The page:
Blogging has been touted as a key content marketing and inbound marketing strategy. Indeed it can build one's reputation in an industry, market, community or in online search (SEO). But blogging it is NOT a SALES strategy; it is a PR strategy.
Granted, PR can eventually (operative word) lead to sales. But that is not a guaranteed, direct or fast path. So if you want sales results in the short term, blogging may not be for you. More direct routes to sales (networking, Internet advertising, etc.) may be better marketing investments to consider.
Blogging it is NOT a SALES strategy; it is a PR strategy.— Heidi Thorne
Does Blogging for Business Give Your Competitors a Sales Edge?
Unless your blog is private in some way (requires passwords to access, posts only delivered via email, etc.), your posts are public, viewable by ANYONE on the Internet. This presents a serious conundrum for those who blog for business.
Of course, you would never, ever want to share business secrets or other confidential information on a blog or anywhere on the Internet (or anywhere at all for that matter)! But how much of your suitable-for-public-consumption knowledge and expertise should you share in blog posts, especially since competitors can access them and/or customers could use the information to buy from your competitors?
Remember that blogging is publishing. The root of the word publish means "to make public." If you're not prepared to have your blog viewed by competitors OR cannot deal with the fact that customers may buy from competitors after viewing and gaining value from your blog, a blogging strategy may not be for you.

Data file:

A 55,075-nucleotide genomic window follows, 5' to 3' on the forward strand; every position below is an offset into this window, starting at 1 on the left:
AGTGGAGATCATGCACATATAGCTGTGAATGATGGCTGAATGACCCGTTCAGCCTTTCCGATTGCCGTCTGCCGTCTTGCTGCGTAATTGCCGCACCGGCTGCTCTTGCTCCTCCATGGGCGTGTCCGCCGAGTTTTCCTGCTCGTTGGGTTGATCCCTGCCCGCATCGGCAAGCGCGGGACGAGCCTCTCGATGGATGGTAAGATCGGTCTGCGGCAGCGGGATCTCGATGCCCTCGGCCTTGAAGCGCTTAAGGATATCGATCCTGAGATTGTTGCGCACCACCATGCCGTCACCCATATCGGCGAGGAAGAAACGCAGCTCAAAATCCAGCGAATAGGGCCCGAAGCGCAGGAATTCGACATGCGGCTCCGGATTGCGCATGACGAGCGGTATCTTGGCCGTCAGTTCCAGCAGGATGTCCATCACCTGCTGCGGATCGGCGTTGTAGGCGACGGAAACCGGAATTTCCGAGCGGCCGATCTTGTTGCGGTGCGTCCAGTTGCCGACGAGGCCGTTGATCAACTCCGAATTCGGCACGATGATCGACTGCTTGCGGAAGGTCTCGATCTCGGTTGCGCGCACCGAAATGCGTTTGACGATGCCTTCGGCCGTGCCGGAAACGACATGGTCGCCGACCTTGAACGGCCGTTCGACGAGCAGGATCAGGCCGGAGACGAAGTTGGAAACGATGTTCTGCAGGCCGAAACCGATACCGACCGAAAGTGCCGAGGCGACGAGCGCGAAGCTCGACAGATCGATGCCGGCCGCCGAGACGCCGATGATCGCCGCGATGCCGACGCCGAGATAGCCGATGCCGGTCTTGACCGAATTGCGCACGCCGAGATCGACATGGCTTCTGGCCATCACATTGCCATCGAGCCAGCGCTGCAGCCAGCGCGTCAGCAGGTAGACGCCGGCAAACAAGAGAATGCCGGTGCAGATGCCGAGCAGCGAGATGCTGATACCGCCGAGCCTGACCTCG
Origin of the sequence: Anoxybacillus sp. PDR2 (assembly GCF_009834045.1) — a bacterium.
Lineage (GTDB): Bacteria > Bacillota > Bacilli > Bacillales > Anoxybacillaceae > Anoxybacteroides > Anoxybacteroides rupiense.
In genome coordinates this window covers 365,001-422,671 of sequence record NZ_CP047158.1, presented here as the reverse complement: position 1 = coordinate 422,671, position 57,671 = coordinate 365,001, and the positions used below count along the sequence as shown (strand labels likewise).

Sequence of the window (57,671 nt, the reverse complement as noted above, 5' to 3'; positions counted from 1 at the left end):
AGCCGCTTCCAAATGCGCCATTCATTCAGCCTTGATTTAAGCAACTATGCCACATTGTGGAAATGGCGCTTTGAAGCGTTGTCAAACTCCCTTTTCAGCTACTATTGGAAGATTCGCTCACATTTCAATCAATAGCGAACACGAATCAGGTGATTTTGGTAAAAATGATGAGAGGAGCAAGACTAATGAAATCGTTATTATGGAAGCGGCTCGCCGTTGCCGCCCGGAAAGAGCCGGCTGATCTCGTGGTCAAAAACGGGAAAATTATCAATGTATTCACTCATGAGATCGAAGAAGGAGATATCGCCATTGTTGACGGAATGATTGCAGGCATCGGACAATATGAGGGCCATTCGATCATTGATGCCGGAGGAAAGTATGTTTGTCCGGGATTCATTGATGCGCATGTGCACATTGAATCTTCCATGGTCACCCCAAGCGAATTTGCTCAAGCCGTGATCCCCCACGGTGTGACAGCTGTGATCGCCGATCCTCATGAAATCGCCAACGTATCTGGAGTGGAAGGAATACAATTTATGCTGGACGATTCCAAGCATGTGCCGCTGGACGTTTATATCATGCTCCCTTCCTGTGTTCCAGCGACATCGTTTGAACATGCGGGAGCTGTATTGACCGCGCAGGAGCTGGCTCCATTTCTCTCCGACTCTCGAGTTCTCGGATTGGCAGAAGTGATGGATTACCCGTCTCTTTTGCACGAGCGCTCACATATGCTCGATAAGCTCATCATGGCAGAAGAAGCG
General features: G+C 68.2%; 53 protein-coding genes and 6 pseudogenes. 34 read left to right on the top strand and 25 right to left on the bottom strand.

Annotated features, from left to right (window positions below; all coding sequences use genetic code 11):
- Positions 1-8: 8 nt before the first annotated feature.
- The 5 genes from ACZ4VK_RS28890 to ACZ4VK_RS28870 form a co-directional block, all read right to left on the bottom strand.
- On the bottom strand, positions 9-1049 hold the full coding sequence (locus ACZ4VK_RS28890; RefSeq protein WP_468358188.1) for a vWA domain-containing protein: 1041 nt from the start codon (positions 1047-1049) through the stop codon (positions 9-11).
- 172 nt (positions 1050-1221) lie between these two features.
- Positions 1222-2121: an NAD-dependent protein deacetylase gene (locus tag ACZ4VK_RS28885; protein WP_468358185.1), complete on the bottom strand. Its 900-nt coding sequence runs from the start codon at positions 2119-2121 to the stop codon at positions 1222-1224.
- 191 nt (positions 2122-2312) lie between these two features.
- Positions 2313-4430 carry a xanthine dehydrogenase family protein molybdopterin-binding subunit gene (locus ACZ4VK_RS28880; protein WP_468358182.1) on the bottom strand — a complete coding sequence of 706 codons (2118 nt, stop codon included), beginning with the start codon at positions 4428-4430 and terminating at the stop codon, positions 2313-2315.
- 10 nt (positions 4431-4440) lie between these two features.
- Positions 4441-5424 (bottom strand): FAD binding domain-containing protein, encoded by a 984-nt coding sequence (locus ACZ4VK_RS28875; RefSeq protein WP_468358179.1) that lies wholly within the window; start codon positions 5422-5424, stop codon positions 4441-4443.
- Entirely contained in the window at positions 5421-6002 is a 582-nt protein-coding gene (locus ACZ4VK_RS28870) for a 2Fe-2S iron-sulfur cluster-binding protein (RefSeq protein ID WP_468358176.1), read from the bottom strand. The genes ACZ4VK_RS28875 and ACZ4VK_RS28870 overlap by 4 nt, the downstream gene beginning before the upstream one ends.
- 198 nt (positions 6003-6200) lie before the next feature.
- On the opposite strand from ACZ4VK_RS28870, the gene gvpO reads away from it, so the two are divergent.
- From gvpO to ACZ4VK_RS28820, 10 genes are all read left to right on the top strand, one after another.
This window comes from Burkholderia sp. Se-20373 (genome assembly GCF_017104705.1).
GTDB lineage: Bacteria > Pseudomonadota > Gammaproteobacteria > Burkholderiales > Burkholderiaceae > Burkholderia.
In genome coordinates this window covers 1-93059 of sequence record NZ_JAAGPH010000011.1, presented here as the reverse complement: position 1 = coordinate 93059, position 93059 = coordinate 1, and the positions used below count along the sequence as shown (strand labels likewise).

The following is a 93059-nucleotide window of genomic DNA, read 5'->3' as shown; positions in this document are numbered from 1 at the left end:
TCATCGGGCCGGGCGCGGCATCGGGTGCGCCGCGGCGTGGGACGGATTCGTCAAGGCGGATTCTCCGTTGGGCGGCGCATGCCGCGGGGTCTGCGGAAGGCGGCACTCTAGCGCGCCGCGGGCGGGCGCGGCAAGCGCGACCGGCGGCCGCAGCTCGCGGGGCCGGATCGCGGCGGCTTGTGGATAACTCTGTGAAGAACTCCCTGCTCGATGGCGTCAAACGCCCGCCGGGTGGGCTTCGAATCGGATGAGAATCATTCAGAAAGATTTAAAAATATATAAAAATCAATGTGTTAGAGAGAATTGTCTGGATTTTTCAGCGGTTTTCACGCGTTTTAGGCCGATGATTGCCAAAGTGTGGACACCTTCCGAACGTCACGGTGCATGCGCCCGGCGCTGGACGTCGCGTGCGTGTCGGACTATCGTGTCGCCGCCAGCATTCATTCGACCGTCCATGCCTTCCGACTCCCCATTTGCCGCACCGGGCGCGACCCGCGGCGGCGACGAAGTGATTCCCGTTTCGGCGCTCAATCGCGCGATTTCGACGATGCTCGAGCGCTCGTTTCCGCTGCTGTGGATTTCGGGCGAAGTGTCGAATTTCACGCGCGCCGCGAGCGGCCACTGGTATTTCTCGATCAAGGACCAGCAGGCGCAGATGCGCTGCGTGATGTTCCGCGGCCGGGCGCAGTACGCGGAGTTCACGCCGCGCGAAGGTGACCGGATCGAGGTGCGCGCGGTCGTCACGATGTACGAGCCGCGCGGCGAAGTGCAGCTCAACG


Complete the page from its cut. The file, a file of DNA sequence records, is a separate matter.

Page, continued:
Keep in mind, though, that blogging with high quality content (in-depth, well-written topical content of at least several hundred words, multimedia elements, etc.) can help improve your visibility in search engines. If you can be found in search near or along with your competitors, customer prospects may see you as a potential vendor for whatever it is you sell. The more potential customers see your name and evidence of your expertise, you build your reputation as the go-to resource for whatever it is your offer. That's the best you can expect from blogging for business.
Realize, though, that blogging is a high investment marketing and PR strategy in terms of time, effort and possibly dollars. So you have to ask yourself whether your costs and competitor concerns outweigh the potential online visibility that blogging could bring.
Disclaimer: Both the publisher and author have used their best efforts in preparation of this information. No representations or warranties for its contents, either expressed or implied, are offered or allowed and both parties disclaim any implied warranties of merchantability or fitness for your particular purpose. The advice and strategies presented herein may not be suitable for you, your situation or business. Consult with a professional advisor where and when appropriate. Neither the publisher nor author shall be liable for any loss of profit or any other damages, including but not limited to special, incidental, consequential or punitive, arising from or relating to your reliance on this information.
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© 2017 Heidi Thorne